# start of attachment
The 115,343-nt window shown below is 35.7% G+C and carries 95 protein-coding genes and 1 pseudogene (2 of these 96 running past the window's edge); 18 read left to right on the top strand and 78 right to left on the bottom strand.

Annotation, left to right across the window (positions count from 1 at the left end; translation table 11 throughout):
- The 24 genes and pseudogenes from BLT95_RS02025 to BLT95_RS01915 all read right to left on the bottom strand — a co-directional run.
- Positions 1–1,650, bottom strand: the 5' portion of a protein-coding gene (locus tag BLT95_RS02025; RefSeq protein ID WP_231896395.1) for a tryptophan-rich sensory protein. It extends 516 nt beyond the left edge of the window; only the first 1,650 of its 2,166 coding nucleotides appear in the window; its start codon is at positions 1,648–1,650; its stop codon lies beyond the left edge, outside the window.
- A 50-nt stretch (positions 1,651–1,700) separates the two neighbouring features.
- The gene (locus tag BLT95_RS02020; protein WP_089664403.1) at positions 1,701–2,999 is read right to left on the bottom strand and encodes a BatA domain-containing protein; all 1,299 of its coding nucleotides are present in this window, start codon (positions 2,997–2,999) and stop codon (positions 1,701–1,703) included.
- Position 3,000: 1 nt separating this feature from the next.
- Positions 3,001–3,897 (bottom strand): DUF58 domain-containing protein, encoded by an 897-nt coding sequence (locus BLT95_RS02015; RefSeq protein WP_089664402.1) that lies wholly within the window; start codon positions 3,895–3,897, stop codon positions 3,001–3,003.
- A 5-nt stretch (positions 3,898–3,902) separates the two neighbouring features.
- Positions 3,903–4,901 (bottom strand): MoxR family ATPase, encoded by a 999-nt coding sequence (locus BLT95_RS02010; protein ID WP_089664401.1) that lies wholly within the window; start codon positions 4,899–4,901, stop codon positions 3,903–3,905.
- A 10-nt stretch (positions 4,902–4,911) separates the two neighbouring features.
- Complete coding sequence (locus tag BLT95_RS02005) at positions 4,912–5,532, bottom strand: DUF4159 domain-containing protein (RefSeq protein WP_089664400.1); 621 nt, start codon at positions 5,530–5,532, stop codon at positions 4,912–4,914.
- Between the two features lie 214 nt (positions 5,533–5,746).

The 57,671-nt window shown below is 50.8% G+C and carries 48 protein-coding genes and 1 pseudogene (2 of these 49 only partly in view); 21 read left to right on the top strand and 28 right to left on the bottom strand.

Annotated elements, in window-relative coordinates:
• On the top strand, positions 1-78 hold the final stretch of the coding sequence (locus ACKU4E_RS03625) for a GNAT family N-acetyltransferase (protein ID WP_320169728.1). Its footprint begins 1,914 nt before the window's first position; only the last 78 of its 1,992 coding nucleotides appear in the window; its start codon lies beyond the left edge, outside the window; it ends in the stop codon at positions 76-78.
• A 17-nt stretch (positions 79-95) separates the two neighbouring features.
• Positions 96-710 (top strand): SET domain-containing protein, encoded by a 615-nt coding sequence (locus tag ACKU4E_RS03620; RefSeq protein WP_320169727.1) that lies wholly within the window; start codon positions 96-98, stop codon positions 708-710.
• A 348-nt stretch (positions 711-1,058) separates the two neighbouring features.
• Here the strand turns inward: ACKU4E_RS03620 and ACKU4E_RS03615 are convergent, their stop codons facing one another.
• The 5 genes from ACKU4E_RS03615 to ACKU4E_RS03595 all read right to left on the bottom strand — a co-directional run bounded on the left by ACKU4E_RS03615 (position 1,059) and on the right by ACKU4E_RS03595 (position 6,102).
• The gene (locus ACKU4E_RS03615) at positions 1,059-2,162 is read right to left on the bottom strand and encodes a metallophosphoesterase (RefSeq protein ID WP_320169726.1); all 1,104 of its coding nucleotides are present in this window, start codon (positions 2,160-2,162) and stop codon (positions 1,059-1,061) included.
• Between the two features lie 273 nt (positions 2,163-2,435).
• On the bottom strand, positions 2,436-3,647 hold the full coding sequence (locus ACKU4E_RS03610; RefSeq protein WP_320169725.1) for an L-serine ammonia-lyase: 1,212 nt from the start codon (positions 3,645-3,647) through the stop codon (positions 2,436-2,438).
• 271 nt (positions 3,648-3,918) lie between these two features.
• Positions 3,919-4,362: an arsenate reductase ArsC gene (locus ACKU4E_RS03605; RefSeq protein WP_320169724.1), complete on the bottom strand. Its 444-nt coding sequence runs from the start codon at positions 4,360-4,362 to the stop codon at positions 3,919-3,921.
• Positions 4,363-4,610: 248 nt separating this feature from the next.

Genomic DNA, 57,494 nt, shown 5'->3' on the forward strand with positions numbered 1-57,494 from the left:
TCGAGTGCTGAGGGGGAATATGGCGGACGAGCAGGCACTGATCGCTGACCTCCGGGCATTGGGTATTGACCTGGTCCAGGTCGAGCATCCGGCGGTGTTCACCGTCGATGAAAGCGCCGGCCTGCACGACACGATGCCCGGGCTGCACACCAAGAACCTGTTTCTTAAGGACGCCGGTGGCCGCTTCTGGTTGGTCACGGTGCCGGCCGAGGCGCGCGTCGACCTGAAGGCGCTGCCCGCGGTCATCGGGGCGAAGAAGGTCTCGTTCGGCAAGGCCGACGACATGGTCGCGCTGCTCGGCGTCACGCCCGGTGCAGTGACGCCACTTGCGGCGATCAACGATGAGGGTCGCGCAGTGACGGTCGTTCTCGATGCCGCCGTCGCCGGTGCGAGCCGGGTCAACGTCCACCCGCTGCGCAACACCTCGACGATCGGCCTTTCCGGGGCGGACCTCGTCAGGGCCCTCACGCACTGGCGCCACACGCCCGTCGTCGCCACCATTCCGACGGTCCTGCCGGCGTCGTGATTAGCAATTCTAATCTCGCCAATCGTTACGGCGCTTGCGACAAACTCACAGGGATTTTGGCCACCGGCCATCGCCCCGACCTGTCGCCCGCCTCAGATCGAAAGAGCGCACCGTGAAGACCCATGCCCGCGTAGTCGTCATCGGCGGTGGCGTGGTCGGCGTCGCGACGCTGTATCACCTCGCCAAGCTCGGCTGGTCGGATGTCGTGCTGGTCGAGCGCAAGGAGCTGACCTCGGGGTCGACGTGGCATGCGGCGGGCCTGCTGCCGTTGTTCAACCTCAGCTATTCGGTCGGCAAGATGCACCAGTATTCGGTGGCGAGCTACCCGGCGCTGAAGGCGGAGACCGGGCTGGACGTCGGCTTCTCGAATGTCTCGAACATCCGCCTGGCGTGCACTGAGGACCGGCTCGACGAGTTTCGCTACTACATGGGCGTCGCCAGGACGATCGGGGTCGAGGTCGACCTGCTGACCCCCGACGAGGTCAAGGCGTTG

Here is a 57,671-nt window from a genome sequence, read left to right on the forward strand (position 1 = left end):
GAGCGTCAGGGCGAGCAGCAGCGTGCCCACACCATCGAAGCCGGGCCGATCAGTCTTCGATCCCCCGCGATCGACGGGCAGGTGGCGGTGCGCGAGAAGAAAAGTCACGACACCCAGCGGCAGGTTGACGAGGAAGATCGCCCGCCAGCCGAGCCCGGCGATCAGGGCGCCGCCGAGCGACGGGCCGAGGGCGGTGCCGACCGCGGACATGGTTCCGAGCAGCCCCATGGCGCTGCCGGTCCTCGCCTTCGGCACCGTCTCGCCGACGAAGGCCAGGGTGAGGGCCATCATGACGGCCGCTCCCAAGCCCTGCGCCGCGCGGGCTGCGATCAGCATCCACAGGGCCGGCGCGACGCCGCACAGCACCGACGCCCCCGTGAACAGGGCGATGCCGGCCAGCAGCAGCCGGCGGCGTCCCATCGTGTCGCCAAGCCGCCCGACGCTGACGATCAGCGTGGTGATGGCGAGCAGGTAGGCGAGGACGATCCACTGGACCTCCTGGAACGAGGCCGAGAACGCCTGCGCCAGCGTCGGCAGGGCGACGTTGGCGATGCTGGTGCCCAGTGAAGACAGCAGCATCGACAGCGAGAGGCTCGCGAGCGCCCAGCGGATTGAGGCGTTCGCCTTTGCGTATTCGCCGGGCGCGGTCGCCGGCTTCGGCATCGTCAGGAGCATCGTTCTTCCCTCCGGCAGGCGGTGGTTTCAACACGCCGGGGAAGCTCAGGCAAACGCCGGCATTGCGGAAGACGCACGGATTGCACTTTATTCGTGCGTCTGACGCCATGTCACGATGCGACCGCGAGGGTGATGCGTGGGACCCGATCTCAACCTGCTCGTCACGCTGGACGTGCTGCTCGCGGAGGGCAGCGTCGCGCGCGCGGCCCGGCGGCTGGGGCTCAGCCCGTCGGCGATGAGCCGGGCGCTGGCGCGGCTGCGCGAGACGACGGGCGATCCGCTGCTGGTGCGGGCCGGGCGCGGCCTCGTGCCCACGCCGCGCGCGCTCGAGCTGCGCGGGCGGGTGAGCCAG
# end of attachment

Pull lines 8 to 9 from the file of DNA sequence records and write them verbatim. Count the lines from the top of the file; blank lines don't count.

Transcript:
- Positions 3,001–3,897 (bottom strand): DUF58 domain-containing protein, encoded by an 897-nt coding sequence (locus BLT95_RS02015; RefSeq protein WP_089664402.1) that lies wholly within the window; start codon positions 3,895–3,897, stop codon positions 3,001–3,003.
- A 5-nt stretch (positions 3,898–3,902) separates the two neighbouring features.